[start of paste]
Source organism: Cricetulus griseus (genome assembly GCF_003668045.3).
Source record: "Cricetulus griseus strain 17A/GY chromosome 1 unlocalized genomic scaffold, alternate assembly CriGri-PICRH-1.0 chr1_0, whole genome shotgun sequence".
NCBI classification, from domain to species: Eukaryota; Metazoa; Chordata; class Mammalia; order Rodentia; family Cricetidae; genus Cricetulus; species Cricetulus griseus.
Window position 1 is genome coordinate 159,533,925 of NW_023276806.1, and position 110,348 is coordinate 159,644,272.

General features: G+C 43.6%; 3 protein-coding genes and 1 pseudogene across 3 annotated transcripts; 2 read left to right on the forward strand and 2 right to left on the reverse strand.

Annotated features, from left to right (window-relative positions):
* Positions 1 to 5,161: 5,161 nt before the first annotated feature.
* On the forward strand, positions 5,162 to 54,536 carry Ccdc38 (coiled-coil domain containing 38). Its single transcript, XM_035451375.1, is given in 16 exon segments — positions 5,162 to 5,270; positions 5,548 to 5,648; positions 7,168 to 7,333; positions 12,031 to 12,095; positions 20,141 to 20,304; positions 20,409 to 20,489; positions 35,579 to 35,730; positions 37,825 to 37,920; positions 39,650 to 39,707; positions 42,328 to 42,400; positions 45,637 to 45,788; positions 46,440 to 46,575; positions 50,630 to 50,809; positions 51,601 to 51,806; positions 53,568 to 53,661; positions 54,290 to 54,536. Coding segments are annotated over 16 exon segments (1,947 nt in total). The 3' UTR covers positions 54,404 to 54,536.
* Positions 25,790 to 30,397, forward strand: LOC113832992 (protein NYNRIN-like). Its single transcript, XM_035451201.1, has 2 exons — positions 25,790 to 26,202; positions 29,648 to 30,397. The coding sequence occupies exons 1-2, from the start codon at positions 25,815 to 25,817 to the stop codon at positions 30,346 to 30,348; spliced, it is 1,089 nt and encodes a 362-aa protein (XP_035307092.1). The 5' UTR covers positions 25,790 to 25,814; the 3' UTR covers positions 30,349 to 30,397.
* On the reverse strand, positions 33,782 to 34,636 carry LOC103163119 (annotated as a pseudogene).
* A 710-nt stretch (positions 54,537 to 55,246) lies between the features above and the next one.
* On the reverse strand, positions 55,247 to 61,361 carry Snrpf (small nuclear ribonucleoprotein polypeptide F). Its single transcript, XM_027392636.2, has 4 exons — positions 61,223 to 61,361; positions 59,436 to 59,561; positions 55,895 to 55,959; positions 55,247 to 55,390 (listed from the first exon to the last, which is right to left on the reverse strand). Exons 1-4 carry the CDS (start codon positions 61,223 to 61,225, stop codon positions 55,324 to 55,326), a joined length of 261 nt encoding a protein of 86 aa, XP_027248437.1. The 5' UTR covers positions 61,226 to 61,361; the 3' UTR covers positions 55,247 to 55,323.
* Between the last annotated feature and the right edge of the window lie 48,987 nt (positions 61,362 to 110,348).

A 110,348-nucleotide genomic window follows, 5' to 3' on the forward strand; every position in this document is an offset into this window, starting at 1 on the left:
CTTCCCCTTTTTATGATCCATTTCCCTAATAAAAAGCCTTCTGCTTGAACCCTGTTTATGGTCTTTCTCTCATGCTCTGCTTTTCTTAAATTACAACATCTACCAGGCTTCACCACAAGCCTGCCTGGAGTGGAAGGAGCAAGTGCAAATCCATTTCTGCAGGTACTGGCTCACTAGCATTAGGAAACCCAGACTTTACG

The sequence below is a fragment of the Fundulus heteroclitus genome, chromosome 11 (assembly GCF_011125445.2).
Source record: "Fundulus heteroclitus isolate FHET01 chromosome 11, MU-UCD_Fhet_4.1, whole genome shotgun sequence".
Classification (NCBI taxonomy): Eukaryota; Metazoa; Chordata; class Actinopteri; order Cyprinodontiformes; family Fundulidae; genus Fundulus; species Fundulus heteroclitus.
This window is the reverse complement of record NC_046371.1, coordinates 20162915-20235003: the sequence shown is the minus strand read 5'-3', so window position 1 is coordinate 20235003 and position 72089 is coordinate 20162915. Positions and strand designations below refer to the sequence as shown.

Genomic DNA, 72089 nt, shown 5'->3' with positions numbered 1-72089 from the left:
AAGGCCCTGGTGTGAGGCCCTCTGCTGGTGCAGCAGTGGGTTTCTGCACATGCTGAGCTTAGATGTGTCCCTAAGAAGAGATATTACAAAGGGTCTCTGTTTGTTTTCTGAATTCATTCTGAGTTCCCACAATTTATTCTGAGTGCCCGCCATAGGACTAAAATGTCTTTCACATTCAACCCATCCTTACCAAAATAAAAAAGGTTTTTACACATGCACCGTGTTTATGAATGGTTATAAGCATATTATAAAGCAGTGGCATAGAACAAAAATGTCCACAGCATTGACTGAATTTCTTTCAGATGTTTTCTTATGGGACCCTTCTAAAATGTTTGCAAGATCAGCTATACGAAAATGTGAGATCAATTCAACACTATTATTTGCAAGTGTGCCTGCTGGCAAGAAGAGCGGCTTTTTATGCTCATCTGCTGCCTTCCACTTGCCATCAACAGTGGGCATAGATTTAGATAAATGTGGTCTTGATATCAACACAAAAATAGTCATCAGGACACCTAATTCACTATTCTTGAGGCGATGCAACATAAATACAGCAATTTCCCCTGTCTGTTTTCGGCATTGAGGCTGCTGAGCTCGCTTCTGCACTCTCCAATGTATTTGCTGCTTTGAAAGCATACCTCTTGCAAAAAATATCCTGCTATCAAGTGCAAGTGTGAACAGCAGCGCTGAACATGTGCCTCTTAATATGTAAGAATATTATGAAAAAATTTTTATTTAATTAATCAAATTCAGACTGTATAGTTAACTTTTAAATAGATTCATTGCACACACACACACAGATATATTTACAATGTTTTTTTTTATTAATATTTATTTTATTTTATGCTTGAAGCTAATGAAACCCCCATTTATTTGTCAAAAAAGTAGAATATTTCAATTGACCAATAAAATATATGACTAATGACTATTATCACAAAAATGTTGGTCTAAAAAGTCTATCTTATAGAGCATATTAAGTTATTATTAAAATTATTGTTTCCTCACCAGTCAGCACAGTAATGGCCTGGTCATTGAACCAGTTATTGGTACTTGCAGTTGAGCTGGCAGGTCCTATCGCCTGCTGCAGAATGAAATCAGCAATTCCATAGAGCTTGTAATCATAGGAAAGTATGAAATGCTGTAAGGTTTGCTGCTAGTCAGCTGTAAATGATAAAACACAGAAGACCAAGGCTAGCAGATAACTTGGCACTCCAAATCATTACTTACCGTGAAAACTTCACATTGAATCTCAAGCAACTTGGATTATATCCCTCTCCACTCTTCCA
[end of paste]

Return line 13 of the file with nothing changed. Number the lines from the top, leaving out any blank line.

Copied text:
* Between the last annotated feature and the right edge of the window lie 48,987 nt (positions 61,362 to 110,348).